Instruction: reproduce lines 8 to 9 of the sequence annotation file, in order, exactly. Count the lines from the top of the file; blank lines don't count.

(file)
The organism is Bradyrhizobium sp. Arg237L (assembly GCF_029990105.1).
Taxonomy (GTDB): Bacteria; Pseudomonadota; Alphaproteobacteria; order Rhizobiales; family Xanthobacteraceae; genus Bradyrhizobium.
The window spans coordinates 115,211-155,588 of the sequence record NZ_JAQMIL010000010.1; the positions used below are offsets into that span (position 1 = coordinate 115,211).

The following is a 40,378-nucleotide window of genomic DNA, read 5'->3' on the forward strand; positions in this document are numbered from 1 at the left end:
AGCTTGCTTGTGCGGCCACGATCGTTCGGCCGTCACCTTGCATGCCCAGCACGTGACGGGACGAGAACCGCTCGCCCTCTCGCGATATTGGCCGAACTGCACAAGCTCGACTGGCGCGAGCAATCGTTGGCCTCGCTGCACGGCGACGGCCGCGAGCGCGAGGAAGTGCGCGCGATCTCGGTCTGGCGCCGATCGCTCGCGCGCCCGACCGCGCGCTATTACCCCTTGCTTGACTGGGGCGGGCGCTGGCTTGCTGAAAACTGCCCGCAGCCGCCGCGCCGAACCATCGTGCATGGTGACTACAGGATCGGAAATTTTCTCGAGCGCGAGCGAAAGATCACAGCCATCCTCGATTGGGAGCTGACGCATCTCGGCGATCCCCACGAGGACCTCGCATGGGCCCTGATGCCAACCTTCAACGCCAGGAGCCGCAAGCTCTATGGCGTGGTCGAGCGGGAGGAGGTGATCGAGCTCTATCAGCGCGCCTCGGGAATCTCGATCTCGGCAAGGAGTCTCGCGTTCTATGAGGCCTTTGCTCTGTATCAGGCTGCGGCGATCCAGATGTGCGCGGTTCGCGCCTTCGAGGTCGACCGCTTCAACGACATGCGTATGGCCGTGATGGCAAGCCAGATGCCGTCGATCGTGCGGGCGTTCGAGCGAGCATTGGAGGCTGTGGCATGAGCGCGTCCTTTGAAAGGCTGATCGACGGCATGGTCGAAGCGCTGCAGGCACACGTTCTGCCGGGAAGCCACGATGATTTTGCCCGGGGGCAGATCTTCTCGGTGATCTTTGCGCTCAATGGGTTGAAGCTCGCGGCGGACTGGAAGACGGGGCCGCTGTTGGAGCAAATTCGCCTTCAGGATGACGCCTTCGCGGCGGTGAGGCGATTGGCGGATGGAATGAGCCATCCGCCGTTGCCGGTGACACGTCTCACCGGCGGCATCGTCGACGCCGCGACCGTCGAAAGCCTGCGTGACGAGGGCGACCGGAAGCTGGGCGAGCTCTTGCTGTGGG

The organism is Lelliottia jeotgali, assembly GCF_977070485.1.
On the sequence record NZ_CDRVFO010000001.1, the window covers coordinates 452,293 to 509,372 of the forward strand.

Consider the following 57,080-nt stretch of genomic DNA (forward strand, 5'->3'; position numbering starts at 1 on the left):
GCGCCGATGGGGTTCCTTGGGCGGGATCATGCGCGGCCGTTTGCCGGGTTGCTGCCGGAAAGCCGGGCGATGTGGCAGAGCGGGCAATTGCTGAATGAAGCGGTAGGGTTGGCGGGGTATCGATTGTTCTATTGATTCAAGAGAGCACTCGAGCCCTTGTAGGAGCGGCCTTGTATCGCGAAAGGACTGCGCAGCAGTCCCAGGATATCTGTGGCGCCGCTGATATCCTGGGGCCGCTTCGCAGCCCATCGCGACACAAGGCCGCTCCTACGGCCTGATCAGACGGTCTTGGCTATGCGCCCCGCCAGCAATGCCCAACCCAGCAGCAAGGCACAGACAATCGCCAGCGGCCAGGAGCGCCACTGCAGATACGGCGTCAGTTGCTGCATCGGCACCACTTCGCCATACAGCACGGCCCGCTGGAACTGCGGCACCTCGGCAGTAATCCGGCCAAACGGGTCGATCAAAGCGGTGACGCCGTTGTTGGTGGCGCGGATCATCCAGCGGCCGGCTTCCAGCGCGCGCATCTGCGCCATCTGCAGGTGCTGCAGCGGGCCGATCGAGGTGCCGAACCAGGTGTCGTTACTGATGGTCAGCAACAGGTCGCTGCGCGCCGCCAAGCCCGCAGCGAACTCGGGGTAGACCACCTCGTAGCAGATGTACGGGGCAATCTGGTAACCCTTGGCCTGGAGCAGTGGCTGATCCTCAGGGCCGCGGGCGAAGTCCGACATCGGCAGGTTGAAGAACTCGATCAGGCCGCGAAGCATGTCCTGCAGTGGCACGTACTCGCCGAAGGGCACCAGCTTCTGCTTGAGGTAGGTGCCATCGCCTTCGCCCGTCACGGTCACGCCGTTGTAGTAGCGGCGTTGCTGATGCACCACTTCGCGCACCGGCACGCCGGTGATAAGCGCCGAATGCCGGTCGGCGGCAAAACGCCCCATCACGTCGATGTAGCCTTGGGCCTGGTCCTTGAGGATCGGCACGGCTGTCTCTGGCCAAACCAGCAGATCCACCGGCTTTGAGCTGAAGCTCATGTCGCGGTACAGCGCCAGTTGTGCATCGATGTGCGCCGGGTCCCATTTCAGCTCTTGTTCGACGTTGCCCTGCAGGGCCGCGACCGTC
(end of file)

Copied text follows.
Consider the following 57,080-nt stretch of genomic DNA (forward strand, 5'->3'; position numbering starts at 1 on the left):
GCGCCGATGGGGTTCCTTGGGCGGGATCATGCGCGGCCGTTTGCCGGGTTGCTGCCGGAAAGCCGGGCGATGTGGCAGAGCGGGCAATTGCTGAATGAAGCGGTAGGGTTGGCGGGGTATCGATTGTTCTATTGATTCAAGAGAGCACTCGAGCCCTTGTAGGAGCGGCCTTGTATCGCGAAAGGACTGCGCAGCAGTCCCAGGATATCTGTGGCGCCGCTGATATCCTGGGGCCGCTTCGCAGCCCATCGCGACACAAGGCCGCTCCTACGGCCTGATCAGACGGTCTTGGCTATGCGCCCCGCCAGCAATGCCCAACCCAGCAGCAAGGCACAGACAATCGCCAGCGGCCAGGAGCGCCACTGCAGATACGGCGTCAGTTGCTGCATCGGCACCACTTCGCCATACAGCACGGCCCGCTGGAACTGCGGCACCTCGGCAGTAATCCGGCCAAACGGGTCGATCAAAGCGGTGACGCCGTTGTTGGTGGCGCGGATCATCCAGCGGCCGGCTTCCAGCGCGCGCATCTGCGCCATCTGCAGGTGCTGCAGCGGGCCGATCGAGGTGCCGAACCAGGTGTCGTTACTGATGGTCAGCAACAGGTCGCTGCGCGCCGCCAAGCCCGCAGCGAACTCGGGGTAGACCACCTCGTAGCAGATGTACGGGGCAATCTGGTAACCCTTGGCCTGGAGCAGTGGCTGATCCTCAGGGCCGCGGGCGAAGTCCGACATCGGCAGGTTGAAGAACTCGATCAGGCCGCGAAGCATGTCCTGCAGTGGCACGTACTCGCCGAAGGGCACCAGCTTCTGCTTGAGGTAGGTGCCATCGCCTTCGCCCGTCACGGTCACGCCGTTGTAGTAGCGGCGTTGCTGATGCACCACTTCGCGCACCGGCACGCCGGTGATAAGCGCCGAATGCCGGTCGGCGGCAAAACGCCCCATCACGTCGATGTAGCCTTGGGCCTGGTCCTTGAGGATCGGCACGGCTGTCTCTGGCCAAACCAGCAGATCCACCGGCTTTGAGCTGAAGCTCATGTCGCGGTACAGCGCCAGTTGTGCATCGATGTGCGCCGGGTCCCATTTCAGCTCTTGTTCGACGTTGCCCTGCAGGGCCGCGACCGTC